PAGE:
Why Has Regular Season Become Less Predictive of NFL Playoff Success?

Historically, regular season point differentials predicted the likelihood of reaching the Super Bowl very well.   In 2010, Green Bay may have been a “Wild Card” entrant based on their record, but their aggregate differential of +148 put them on top of both conferences.   Since 2002, however, regular season differential have become less meaningful.  The NY Giants’ regular season aggregate point differential of -6 ranked 10th out of the 16 NFC teams — Arizona’s ranking in 2008.  Since the 2003 season, four NFL teams whose point differentials placed them 7th or lower in their conference reached the Super Bowl with another 2 with rankings of 5.

Prior to 2003, the Raiders held the award for the lowest ranked team to reach the Super Bowl in terms of  point differential at 6th in the AFC in 1979.  From 1978 to 2002, four teams ranked 4th made the Super Bowl.  On the flip side, of the 50 teams making the Super Bowl in the time frame, 40 (80 percent) ranked either 1 or 2 in their conference in terms of point differential.  Since 2002, 50 percent have ranked 1 or 2.  Some of the Super Bowl winners with eye-popping regular season differentials have been ’85 Bears (+258), ’84 49ers (+248), ’99 Rams (+284), and ’96 Packers (+246).  The 2003-present era contains the ’07 Patriots with a whopping +315.  (Stats from Pro Football Reference).

What’s driving this shift?  I have read suggestions of greater parity but that merely restates the question in a different form.   The most obvious change has been the playoff format.  In 1978, the league introduced Wild Card” playoff format in 1978 and adjusted it in 1990 and 2002, suggesting a possible explanation.   This maybe the answer, but it’s not simple even with it.  The top two teams have received Wild Card “byes” under under all three WC systems (1978 2 Wild Card play each other, 1990 — three Wild Card teams + 1 of three division winners, 2002 — two Wild Card teams and two of four division winners).  The format change and league divisional restructurings have increased the number of teams in the playoffs, providing the opportunity for lower point differential teams to play whether they enter as a WC team or a divisional winner.  This may increase the likelihood of a team with a marginal overall regular season but jelling at the end of the season reaching the playoffs and disturbing the outcomes.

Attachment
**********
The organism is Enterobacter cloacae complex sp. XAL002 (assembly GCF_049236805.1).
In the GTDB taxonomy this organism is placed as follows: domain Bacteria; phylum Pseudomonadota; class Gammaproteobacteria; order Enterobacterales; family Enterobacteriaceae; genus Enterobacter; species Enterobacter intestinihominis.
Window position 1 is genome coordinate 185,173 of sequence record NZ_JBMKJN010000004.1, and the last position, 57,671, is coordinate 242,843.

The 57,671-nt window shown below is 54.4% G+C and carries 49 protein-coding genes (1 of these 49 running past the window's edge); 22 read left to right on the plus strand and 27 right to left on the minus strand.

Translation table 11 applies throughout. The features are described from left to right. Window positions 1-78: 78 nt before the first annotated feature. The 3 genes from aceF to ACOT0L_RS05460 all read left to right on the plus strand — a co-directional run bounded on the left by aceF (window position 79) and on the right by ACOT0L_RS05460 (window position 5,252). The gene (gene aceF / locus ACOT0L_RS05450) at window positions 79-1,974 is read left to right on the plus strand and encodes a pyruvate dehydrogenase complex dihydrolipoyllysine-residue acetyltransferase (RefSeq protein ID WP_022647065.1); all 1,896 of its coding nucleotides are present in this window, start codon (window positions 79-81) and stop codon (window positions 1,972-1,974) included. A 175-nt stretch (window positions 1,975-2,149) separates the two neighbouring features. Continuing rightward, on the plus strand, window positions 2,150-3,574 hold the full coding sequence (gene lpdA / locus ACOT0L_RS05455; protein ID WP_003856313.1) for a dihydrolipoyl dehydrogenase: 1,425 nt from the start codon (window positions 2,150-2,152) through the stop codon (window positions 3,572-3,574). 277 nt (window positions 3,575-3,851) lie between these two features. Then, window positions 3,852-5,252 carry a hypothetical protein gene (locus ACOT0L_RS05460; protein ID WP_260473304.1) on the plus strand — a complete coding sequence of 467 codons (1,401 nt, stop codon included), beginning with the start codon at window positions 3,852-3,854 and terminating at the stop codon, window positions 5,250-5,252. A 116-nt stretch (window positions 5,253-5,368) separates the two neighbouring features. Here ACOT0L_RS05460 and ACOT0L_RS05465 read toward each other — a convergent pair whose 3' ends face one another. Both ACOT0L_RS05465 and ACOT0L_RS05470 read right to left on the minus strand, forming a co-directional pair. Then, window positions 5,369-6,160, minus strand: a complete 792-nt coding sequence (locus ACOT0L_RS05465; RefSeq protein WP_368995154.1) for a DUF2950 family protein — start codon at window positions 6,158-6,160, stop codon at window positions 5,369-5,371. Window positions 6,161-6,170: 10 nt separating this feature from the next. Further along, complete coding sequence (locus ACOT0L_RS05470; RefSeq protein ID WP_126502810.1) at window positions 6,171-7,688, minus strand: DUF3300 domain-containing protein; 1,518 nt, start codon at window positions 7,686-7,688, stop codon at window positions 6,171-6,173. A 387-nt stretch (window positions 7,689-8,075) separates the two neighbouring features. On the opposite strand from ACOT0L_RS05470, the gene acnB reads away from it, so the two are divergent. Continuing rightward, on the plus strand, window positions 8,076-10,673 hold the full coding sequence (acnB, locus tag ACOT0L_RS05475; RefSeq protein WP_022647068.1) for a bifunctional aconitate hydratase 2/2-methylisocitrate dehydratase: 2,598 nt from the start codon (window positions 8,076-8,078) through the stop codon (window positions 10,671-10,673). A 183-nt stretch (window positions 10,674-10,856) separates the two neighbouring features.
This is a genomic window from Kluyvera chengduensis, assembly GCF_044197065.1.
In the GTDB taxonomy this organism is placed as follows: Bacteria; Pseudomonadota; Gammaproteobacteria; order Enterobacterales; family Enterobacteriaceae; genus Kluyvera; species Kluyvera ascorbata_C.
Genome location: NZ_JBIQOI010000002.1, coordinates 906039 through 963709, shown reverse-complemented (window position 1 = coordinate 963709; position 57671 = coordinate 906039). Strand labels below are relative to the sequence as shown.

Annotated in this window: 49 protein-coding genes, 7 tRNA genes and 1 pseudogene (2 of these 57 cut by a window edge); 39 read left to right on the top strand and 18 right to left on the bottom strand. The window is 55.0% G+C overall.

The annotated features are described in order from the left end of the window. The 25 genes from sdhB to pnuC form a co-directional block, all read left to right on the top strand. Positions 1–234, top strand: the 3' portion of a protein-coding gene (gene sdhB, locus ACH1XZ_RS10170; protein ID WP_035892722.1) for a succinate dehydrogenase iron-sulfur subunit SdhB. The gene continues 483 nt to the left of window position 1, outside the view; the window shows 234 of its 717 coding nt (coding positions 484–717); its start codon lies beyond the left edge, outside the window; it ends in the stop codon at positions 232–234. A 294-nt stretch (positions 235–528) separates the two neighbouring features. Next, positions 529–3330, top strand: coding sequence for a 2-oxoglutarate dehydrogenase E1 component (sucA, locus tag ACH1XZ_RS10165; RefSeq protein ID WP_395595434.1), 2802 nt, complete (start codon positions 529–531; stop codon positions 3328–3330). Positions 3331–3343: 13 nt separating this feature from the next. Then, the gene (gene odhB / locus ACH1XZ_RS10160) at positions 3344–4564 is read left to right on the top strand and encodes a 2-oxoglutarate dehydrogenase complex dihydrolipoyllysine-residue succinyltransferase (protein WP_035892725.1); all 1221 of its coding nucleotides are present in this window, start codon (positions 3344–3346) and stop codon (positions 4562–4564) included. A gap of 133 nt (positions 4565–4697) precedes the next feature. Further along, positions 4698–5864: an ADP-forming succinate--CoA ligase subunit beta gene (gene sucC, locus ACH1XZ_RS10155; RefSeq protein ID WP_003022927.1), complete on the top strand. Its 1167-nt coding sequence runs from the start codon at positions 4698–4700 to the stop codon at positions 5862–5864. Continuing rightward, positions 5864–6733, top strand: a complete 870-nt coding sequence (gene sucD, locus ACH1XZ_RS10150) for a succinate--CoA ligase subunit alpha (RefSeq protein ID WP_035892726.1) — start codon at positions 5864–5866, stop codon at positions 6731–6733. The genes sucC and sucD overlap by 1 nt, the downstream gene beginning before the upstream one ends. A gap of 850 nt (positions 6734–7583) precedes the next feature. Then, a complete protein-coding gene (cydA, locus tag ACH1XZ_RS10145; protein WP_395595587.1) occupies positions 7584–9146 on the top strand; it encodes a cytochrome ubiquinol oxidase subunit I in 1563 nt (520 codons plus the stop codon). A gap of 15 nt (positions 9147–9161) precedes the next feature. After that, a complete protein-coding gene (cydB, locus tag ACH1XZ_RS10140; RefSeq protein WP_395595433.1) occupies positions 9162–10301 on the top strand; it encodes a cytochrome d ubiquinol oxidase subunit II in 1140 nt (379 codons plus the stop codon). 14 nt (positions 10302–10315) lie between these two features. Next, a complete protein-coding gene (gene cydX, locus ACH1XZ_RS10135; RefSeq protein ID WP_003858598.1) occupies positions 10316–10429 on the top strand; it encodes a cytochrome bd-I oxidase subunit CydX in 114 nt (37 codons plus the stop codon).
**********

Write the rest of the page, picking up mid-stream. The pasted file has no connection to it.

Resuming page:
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Author: Brian Goff

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2 thoughts on “Why Has Regular Season Become Less Predictive of NFL Playoff Success?”

  1. There is a different concentration of games scheduled today versus 10-30 years ago. It seems like relative division strength plays a greater factor in won-loss records today, as well as each season’s “matchup” games that pit your team against the same-place finishing teams in the two divisions within your conference that are not on your schedule. I think these two factors may cause more difficult schedules for good teams in certain years. Let me explain (it would be interesting if a stat-guy could investigate my hypothesis).

    Each team now plays 6 games against its own division (2x/team), 4 games against another (rotating) division in its own conference and 4 games against another (rotating) division in the other conference. It’s probable that in any given year, certain divisions are tougher than others. So it’s possible that looking at just these 14 games, schedule strength could vary significantly each year and cause equal teams to have different probabilities for the same win-loss records. For example, if one year the NFC East, AFC South and AFC East are the toughest divisions and the Patriots’ schedule is to play the NFC East and AFC South teams, then that’s a tough year for them. Maybe they go 10-6 instead of 13-3 if they had played the NFC East and AFC North teams this year instead. Their team will be the same strength in both cases, but with a different record.